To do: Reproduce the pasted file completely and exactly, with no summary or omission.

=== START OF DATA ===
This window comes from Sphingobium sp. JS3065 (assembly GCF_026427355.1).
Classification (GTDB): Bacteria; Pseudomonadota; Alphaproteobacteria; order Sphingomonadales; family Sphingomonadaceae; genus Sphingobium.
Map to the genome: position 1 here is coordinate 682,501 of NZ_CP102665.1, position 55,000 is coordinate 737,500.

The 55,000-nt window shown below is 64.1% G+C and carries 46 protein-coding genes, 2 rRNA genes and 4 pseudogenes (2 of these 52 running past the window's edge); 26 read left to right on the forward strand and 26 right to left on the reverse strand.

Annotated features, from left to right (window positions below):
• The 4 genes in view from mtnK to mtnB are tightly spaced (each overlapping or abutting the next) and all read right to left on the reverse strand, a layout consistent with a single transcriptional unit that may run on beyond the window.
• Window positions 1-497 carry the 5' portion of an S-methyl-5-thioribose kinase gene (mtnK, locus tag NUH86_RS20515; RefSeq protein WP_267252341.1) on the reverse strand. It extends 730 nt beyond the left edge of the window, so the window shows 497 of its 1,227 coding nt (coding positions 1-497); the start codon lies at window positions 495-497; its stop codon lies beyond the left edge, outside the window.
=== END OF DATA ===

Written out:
This window comes from Sphingobium sp. JS3065 (assembly GCF_026427355.1).
Classification (GTDB): Bacteria; Pseudomonadota; Alphaproteobacteria; order Sphingomonadales; family Sphingomonadaceae; genus Sphingobium.
Map to the genome: position 1 here is coordinate 682,501 of NZ_CP102665.1, position 55,000 is coordinate 737,500.

The 55,000-nt window shown below is 64.1% G+C and carries 46 protein-coding genes, 2 rRNA genes and 4 pseudogenes (2 of these 52 running past the window's edge); 26 read left to right on the forward strand and 26 right to left on the reverse strand.

Annotated features, from left to right (window positions below):
• The 4 genes in view from mtnK to mtnB are tightly spaced (each overlapping or abutting the next) and all read right to left on the reverse strand, a layout consistent with a single transcriptional unit that may run on beyond the window.
• Window positions 1-497 carry the 5' portion of an S-methyl-5-thioribose kinase gene (mtnK, locus tag NUH86_RS20515; RefSeq protein WP_267252341.1) on the reverse strand. It extends 730 nt beyond the left edge of the window, so the window shows 497 of its 1,227 coding nt (coding positions 1-497); the start codon lies at window positions 495-497; its stop codon lies beyond the left edge, outside the window.